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Gambling on RMB appreciation risky
By Zhang Dingming (China Daily)
Updated: 2004-10-13 00:02

Issuing a warning to speculators, China said it is unlikely to let its currency appreciate in the near future.

Dispelling growing speculation, the State Administration of Foreign Exchange (SAFE) reiterated on Tuesday that its floating exchange rate regime still fits national conditions.

It also said the Chinese Government's stance remains unchanged and will gradually improve the mechanism through which the renminbi exchange rate is decided while keeping it fundamentally stable.

"Perfecting the exchange rate mechanism is China's own choice, and it will be based on fully considering the endurance of the Chinese society and economy and sharp fluctuations in the exchange rate shall be avoided," a spokesman said.

"Keeping the renminbi exchange rate fundamentally stable... is conducive not only to the sustained and healthy growth of the Chinese economy and society, but to the economic and financial stability of the world."

China has been under foreign pressure since last year to revalue its currency, which some trading partners say is undervalued.

Speculation persisted this year.

It reached a fevered pitch earlier this month when top central banker Zhou Xiaochuan and finance minister Jin Renqing were invited to a G7 finance minister's meeting.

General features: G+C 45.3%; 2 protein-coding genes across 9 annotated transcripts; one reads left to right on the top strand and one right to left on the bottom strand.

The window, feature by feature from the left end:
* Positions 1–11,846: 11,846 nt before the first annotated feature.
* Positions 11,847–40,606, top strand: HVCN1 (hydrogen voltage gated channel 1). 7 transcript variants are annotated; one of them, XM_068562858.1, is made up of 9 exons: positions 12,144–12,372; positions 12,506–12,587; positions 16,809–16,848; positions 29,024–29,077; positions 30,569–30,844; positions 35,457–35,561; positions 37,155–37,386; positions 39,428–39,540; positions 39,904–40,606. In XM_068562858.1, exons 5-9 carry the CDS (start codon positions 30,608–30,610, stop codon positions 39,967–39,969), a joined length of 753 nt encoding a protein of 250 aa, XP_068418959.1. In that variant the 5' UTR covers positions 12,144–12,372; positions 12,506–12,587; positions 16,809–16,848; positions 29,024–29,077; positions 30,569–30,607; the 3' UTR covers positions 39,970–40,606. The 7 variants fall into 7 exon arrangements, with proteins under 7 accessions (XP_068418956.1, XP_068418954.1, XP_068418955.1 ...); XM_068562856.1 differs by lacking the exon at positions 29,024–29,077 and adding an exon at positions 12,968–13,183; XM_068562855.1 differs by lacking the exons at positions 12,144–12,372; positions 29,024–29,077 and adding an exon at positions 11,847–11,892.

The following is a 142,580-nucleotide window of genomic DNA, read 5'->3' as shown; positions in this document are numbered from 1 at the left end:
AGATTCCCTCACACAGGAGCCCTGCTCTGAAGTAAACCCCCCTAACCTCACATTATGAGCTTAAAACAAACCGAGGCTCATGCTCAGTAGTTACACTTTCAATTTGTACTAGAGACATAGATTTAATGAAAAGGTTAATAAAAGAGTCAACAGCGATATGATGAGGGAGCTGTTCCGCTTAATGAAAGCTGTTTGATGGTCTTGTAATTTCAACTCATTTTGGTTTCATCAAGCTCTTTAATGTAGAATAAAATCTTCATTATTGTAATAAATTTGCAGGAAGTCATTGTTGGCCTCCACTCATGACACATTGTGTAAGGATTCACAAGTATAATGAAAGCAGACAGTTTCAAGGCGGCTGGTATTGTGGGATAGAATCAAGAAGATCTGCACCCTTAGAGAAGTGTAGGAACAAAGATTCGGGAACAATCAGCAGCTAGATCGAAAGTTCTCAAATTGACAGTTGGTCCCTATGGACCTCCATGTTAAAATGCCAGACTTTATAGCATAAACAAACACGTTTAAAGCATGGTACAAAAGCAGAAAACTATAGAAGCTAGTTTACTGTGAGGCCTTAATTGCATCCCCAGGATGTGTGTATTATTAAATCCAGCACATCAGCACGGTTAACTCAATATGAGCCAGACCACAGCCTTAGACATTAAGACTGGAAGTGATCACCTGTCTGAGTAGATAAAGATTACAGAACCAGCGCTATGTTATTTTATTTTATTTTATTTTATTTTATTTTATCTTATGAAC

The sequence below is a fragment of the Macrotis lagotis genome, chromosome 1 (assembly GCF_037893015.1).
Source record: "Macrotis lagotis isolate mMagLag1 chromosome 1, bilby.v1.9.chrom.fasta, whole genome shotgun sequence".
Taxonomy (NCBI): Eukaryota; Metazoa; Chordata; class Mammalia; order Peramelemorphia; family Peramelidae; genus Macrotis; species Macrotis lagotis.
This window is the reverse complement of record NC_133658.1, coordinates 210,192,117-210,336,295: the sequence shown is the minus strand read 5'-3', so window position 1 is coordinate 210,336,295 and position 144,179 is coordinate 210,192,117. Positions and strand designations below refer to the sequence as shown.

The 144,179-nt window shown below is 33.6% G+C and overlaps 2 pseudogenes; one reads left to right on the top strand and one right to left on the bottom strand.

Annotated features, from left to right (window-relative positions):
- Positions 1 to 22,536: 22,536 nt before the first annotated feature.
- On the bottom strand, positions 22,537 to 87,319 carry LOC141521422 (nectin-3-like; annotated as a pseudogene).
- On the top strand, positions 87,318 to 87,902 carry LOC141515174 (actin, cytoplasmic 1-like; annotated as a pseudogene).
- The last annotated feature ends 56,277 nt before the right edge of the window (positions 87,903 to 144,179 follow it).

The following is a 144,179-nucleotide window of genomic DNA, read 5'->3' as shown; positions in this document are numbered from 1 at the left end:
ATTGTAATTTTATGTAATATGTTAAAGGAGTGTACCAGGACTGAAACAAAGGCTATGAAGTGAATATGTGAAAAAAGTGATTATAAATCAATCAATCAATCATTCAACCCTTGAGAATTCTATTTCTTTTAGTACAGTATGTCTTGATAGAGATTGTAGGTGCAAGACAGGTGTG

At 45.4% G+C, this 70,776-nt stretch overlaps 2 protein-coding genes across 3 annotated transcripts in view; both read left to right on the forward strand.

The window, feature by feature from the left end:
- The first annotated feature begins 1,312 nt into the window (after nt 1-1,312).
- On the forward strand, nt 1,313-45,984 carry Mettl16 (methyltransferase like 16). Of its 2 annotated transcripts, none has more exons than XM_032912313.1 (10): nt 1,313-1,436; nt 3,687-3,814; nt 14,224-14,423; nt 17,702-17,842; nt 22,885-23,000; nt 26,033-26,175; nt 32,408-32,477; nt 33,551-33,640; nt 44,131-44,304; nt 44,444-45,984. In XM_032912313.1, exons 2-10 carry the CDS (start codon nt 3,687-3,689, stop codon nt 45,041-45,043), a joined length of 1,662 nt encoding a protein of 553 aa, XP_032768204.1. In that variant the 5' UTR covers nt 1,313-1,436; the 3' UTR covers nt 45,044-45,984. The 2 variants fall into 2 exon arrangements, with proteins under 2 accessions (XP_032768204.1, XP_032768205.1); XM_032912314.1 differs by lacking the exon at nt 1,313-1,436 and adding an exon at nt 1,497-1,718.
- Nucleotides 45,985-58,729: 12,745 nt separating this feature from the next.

The SAFE spokesman said improving its exchange rate mechanism is one of China's goals, but the pace depends on the nation's economic development, macroeconomic performance, international balance of payments and other related reforms.

"It cannot be done overnight, and there is no timetable," he said.

China's current exchange rate system was created in 1994. Under the system, the renminbi floats against the US dollar in a narrow range that is based on dollar prices in the domestic foreign exchange market.

The essence of China's efforts to improve the renminbi exchange rate mechanism is to make the exchange rate more market-based and improve the flexibility of the exchange rate, instead of simply revaluing the currency, the spokesman said.

The spokesman also warned international currency speculators about the risk of betting on a renminbi appreciation, saying that the ongoing upward pressures on the renminbi have a lot to do with market expectations and interest rate differentials between China and overseas markets, which may reverse their courses at any time in the future.

"From a long-term perspective, the renminbi can both rise and fall after greater exchange rate flexibility is achieved," he said. "It cannot be a single direction movement."

"Gambling on a renminbi appreciation is, at best, a speculative and risky act."

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